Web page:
Star map showing the track of asteroid Vesta during its period of naked-eye visibility from April to July 2007. Positions are marked at 10-day intervals. Vesta reached opposition on May 30th, when it shone at an apparent magnitude of +5.4 in the constellation of Ophiuchus; it was discernible to the naked eye from dark sites through to early July, and was easily visible in binoculars from elsewhere. It was the first time in seven years that Vesta had appeared so bright, and it would not be any brighter until the year 2018.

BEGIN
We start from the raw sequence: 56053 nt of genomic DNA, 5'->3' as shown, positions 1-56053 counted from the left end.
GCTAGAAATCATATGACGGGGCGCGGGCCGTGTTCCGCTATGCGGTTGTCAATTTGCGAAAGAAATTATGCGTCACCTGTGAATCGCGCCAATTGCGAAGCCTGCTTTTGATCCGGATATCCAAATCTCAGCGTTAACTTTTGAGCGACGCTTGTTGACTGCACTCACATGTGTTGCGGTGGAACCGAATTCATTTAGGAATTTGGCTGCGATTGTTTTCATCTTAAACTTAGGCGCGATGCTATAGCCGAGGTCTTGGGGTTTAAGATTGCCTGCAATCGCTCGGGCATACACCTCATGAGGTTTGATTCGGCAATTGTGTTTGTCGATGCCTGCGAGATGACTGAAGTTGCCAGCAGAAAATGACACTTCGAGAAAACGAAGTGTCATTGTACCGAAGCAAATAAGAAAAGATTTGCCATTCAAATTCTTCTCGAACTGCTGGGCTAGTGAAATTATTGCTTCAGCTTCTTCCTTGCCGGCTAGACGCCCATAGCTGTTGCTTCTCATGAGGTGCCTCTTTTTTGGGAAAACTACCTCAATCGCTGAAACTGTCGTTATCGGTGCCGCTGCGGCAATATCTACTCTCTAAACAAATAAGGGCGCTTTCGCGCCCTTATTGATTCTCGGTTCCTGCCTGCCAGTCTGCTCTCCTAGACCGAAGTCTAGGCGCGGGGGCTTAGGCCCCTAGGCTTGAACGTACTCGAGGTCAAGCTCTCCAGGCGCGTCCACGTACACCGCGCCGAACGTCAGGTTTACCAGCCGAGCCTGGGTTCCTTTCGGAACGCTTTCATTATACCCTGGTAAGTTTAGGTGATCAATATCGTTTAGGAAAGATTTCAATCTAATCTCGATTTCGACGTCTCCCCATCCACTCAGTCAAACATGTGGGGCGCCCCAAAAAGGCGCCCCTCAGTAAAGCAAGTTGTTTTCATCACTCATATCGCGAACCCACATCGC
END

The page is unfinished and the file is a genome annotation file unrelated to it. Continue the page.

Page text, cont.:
The position of Jupiter is also shown for the same period; the brilliant white planet provided an ideal beacon to help in locating the asteroid, whose apparent motion across the sky was discernible in the space of just a few days.
Vesta - named after the Roman goddess of the hearth - was the initial destination for NASA's Dawn mission, which launched in September 2007 and entered orbit around the asteroid in July 2011.
The above diagram shows the view as seen from the Northern hemisphere - for the Southern hemisphere view, click here. Printer-friendly versions of the starmap are available for Northern and Southern hemisphere views.
Copyright Martin J Powell January 2007